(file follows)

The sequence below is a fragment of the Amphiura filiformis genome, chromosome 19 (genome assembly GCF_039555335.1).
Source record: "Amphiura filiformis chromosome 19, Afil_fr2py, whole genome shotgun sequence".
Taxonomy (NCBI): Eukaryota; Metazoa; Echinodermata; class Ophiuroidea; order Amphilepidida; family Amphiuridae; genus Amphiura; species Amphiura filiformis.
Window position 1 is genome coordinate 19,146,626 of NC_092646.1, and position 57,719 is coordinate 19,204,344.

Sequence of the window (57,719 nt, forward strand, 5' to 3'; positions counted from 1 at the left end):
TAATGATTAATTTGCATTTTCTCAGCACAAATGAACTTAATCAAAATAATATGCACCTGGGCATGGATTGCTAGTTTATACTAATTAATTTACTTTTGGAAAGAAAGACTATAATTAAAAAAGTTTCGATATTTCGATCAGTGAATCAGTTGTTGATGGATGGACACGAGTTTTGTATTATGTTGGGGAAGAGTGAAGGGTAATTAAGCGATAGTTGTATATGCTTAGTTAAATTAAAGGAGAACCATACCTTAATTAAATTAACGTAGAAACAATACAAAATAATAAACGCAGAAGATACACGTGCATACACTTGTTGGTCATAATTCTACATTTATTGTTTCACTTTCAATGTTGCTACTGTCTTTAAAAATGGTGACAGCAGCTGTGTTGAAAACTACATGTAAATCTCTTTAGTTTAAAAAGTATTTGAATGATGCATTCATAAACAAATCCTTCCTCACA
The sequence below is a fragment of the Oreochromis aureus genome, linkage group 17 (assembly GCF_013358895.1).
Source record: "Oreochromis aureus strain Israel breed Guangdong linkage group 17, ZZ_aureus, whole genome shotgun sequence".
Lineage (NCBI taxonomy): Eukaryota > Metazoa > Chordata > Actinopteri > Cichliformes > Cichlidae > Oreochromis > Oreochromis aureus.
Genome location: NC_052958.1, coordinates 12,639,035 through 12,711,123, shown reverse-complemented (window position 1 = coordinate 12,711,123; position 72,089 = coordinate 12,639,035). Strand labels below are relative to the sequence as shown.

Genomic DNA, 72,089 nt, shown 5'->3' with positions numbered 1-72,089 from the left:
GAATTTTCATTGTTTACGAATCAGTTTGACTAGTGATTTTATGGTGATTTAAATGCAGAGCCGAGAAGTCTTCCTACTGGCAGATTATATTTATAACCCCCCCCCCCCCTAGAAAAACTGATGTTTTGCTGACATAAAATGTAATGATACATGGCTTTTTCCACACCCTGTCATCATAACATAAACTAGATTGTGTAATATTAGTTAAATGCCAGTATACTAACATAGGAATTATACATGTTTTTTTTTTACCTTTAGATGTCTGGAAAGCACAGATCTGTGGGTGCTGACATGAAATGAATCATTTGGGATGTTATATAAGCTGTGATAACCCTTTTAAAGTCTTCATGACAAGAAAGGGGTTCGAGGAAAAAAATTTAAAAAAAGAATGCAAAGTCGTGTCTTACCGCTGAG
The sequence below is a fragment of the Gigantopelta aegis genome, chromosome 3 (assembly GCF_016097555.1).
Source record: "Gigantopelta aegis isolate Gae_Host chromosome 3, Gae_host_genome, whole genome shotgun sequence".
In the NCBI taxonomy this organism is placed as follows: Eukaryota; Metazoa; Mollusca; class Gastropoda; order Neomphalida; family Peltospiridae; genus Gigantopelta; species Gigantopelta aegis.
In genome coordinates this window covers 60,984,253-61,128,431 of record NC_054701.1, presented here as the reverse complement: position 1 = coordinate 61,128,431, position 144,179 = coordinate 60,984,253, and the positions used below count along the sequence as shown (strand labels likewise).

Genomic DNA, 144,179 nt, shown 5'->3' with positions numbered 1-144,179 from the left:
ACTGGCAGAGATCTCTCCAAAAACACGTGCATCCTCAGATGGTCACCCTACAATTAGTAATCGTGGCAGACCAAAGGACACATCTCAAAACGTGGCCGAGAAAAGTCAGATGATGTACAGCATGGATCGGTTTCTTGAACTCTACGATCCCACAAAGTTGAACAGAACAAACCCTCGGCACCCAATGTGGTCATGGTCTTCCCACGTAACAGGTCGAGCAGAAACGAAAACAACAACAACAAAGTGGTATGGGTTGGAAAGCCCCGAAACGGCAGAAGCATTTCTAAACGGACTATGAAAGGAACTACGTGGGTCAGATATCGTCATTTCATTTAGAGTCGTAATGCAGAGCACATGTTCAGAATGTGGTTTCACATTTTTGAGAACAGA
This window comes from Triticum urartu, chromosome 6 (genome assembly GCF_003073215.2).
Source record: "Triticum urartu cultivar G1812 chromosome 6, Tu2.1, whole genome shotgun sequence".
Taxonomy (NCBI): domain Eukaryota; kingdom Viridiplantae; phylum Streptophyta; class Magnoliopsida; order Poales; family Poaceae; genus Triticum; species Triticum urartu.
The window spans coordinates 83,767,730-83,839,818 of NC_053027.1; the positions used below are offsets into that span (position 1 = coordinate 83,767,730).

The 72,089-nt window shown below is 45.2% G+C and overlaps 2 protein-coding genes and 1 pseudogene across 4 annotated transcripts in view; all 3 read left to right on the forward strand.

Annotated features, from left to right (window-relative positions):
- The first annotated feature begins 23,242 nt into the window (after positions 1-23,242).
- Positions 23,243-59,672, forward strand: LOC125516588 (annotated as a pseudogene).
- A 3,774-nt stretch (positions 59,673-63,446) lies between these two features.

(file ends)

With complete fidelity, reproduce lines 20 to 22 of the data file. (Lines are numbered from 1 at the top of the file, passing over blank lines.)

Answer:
Source record: "Triticum urartu cultivar G1812 chromosome 6, Tu2.1, whole genome shotgun sequence".
Taxonomy (NCBI): domain Eukaryota; kingdom Viridiplantae; phylum Streptophyta; class Magnoliopsida; order Poales; family Poaceae; genus Triticum; species Triticum urartu.
The window spans coordinates 83,767,730-83,839,818 of NC_053027.1; the positions used below are offsets into that span (position 1 = coordinate 83,767,730).